Grushevskii, Mikhail Sergeevich
Born Sept. 17 (29), 1866, in Kholm, now Chelm, Poland; died Nov. 25, 1934, in Kislovodsk. Ukrainian bourgeois historian and historian of Ukrainian literature; one of the leaders of the Ukrainian bourgeois-nationalist movement.
Grushevskii graduated from the history and philology department of the University of Kiev in 1890. In 1894 he became chairman of the subdepartment of general history at the University of L’vov. He became chairman of the Shev-chenko Scientific Association in 1897. Grushevskii was an active member of the Kiev Gromada (an organization of the Ukrainian liberal-bourgeois intelligentsia) in the 1890’s; in 1899 he was one of the organizers of the National Democratic Party in Galicia. During the Revolution of 1905–07 he denounced peasant revolts. He advocated the autonomy of the Ukraine within a federated Russia. In 1908, after moving to Kiev, he became one of the leaders of the Association of Ukrainian Progressives, which was politically close to the party of the Constitutional Democrats (Cadets). During World War I, Grushevskii favored a German orientation; in 1914 he was arrested by the tsarist authorities and banished to Simbirsk. In March 1917 he joined the party of Ukrainian Socialist Revolutionaries and headed the bourgeois-nationalist Ukrainian Central Rada, being one of its chief ideologists. With Grushevskii’s active participation, the Central Rada invited the German interventionists into the Ukraine. After the collapse of the German occupation, Grushevskii emigrated to Austria in early 1919; in Vienna he founded the Ukrainian Sociology Institute, an ideological center of Ukrainian nationalist counterrevolutionaries. After several appeals by Grushevskii to the Ukrainian Soviet government denouncing his counterrevolutionary activities, the All-Ukrainian Central Executive Committee permitted him to return to his homeland for scientific work in 1924. That year Grushevskii was elected an academician of the Academy of Sciences of the Ukrainian SSR and became head of the Ukrainian history section of the Academy’s history department. In 1929 he was elected an academician of the Academy of Sciences of the USSR. He worked in Moscow after 1930.
For the first time in Ukrainian bourgeois historiography, Grushevskii produced an integrated, complete work on the history of the Ukraine up to the mid-17th century. His principal historical and historical-literary works are The History of the Ukraine and Rus’ (vols. 1–10, in 13 books, 1898–1936), through 1658; An Essay on the History of the Ukrainian People (1904); and The History of Ukrainian Literature (vols. 1–5, 1923–27), which contains abundant material on oral folk arts and written literature until the early 17th century. The History of the Ukraine and Rus’ summarized the results of research of Grushevskii’s predecessors and made use of the latest data of archaeology, ethnography, and philology; it made available extensive documentary material that had been uncovered in the archives of Russia, Poland, Sweden, and other countries.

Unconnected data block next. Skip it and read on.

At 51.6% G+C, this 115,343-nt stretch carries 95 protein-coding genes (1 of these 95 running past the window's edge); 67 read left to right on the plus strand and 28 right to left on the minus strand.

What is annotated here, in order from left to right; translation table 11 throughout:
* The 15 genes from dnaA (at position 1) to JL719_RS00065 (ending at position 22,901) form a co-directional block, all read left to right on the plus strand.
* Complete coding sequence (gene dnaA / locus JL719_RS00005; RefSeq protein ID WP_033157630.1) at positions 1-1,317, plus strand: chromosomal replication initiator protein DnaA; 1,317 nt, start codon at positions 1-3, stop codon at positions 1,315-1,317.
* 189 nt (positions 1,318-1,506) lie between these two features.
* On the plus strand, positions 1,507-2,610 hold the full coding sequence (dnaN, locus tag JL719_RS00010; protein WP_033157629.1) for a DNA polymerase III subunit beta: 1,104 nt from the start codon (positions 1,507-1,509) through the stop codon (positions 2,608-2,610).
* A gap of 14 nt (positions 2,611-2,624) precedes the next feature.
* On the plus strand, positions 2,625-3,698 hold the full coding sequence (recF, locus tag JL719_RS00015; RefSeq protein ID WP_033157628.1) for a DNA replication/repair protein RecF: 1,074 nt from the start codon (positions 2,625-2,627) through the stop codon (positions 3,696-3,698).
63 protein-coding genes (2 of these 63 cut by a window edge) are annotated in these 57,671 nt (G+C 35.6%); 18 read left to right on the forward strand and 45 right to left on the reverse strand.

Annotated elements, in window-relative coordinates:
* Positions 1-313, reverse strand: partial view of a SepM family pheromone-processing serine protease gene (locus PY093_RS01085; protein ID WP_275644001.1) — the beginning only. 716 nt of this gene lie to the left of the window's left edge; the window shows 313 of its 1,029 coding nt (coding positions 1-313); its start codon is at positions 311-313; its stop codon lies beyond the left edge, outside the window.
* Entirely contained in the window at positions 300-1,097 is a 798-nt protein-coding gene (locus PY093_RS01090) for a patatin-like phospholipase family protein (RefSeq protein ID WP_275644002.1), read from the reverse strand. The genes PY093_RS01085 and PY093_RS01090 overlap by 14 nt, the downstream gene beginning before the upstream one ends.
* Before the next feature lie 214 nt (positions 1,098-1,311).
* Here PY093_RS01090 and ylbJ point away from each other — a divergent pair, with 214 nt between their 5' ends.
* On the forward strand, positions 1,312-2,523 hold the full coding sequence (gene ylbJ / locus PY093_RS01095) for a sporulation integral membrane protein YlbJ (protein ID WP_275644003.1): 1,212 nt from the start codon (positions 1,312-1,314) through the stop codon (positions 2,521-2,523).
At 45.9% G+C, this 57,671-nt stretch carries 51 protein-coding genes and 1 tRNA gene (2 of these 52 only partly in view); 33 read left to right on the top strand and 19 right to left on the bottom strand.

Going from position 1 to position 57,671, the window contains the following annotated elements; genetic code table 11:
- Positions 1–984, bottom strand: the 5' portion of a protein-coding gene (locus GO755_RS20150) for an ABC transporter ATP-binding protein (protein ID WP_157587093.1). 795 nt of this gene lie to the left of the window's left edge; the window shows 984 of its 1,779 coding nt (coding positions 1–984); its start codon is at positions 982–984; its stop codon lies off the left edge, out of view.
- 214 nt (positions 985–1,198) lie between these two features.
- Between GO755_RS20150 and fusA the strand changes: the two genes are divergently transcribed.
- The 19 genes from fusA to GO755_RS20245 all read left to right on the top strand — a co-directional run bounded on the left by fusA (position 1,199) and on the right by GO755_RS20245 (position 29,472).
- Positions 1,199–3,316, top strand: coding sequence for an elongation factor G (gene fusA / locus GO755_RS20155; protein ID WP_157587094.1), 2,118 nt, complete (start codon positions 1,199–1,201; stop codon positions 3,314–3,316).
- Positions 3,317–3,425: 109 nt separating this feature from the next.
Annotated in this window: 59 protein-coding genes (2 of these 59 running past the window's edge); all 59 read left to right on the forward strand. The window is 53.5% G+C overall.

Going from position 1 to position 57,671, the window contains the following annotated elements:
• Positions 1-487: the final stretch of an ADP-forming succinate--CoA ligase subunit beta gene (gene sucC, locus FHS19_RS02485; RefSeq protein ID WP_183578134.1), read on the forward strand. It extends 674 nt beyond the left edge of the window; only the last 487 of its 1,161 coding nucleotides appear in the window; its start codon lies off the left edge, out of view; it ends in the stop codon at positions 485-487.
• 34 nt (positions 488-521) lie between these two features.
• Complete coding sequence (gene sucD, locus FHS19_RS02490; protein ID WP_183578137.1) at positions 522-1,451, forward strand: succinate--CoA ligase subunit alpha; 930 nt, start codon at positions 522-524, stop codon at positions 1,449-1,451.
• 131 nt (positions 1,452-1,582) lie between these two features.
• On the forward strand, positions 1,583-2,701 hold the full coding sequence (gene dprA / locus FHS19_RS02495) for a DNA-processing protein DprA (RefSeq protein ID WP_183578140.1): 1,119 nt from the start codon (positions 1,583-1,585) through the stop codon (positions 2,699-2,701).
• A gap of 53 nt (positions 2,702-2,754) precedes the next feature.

However, the scholarly value of Grushevskii’s works was limited by tendentiousness in the selection and generalization of facts and by the nationalistic interpretation of sources. Grushevskii was hostile to Marxism. He held that social progress is determined equally by biological, economic, and psychological factors. Grushevskii viewed the nationality problem as the main one in history and contended that national interests were above class interests and that the class struggle hinders the struggle for national interests. Grushevskii propounded the nationalist theory of “a single stream” and depicted the Ukrainian nation as classless and without a bourgeoisie, a nation in which there were no national exploiter classes and no place for class struggle. In Grushevskii’s works the Ukrainian people were counter-posed to the Russian people, their historical closeness was ignored, and the colonial policy of tsarism was passed off as the policy of the Russian people.
Grushevskii erroneously maintained that Kievan Rus’ belonged only to the history of the Ukraine and was not the common cradle of the Ukrainian, Great Russian, and Byelorussian peoples. He denounced the activities of Bogdan Khmel’nitskii and extolled I. Vygovskii and I. Mazepa, who tried to separate the Ukraine from Russia. After his return from abroad, Grushevskii began to devote more attention to the history of the class struggle but basically retained his old nationalist positions. Even today Grushevskii’s bourgeois-nationalist beliefs are used abroad by reactionary bourgeois historians and Ukrainian nationalists who are agents of international imperialism.
REFERENCESIstoriografiia istorii SSSR s drevneishikh vremen do Velikoi Ok-tiabr’skoi Sotsialisticheskoi revoliutsii. Moscow, 1961.
lubileinyi zbirnyk na poshanu akademika M. S. Hrushevs’kogo, vol. 3. Kiev, 1929. Pages 3–104.
M. A. RUBACH